Hungry, angry, lonely, tired

One of the sayings in recovery from alcoholism is not to become “too hungry, angry, lonely, or tired (HALT).”  Well, loneliness can be a trigger for overeating, too.  And lonely people are more likely to have metabolic syndrome and abdominal obesity.

The average American has fewer close friends that they can confide in than years ago.  Loneliness produces stress in people, and can have negative effects on health, say University of Chicago researchers:

Recently, researchers have characterized the negative influence of loneliness upon blood pressure, sleep quality, dementia, and other health measures. Those effects suggest that loneliness is a health risk factor, similar to obesity or smoking, which can be targeted to improve patients’ health in several dimensions.

“People are becoming more isolated, and this health problem is likely to grow,” said John Cacioppo, Professor in Psychology at the University of Chicago. “If we know that loneliness is involved in health problems, the next question is what we can do to mitigate it.”…

Specifically, the four interventions that helped people break the cycle of negative thoughts about self-worth and how people perceive them were the most effective at reducing loneliness. Studies that used cognitive-behavioral therapy, a technique also used for treating depression, eating disorders and other problems, were found to be particularly effective, the authors reported.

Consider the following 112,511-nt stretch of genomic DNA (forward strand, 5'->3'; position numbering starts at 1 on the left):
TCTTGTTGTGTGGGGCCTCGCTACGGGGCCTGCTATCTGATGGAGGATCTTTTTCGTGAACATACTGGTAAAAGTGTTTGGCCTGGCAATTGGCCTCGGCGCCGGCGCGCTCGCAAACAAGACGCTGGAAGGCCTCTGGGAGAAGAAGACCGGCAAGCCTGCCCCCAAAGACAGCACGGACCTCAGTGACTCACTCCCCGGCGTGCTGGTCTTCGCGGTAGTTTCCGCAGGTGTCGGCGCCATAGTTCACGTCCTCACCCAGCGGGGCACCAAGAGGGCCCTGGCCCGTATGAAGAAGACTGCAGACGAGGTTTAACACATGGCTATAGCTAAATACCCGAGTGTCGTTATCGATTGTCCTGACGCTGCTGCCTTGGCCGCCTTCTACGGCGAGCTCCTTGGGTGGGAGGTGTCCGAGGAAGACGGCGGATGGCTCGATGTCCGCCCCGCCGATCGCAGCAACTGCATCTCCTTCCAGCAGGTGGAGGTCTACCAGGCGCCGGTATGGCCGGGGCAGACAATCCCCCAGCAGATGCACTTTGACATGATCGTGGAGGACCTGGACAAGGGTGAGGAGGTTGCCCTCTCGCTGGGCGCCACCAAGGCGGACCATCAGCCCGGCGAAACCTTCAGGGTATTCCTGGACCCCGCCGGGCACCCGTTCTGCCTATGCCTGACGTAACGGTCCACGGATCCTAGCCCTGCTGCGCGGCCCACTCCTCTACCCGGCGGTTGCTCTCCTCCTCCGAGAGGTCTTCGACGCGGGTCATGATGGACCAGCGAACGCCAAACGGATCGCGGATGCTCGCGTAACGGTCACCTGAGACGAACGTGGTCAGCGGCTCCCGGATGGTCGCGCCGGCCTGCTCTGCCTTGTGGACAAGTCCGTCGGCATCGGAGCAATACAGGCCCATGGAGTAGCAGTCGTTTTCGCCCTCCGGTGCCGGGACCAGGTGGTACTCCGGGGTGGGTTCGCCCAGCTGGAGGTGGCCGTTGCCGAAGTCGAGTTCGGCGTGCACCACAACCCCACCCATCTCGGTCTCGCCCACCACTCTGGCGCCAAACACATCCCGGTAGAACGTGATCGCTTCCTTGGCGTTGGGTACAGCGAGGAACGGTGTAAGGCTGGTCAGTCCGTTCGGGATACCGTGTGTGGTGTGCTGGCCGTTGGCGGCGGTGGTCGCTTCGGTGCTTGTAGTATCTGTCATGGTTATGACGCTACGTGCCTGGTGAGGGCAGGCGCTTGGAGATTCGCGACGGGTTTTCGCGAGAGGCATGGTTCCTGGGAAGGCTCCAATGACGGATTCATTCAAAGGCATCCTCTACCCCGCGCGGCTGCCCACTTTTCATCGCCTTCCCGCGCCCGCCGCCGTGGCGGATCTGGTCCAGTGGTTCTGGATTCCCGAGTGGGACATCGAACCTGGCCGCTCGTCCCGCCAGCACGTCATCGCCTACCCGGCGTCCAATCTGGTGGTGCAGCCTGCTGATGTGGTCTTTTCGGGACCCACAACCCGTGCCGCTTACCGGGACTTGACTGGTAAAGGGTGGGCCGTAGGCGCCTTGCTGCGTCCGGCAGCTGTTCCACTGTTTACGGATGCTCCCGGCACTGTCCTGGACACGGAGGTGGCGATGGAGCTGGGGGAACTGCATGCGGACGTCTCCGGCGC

“Effective interventions are not so much about providing others with whom people can interact, providing social support, or teaching social skills as they are about changing how people who feel lonely perceive, think about, and act toward other people,” Cacioppo said.

Of course, the more we overeat, the less we may wish to engage with others.  This may be why one half of people who lose significant amounts of weight do so in the context of a supportive program.

So, it’s important to engage with others, ideally friends that we can be active with and/or who will support us in our efforts to improve health.  Because, as we know, our friends can also stimulate us to overeat.

Dr John Ellis MD

Board-certified anesthesiologist, with expertise in cardiovascular anesthesia and the implications of obesity and sleep apnea in anesthesia. See vascularanesthesia.com for professional information. Dr. Ellis has used the strategies in here to: (1) lose 120 lbs over 18 months, (2) stop all antihypertensive medicines, and (3) no longer need CPAP treatment for sleep apnea.

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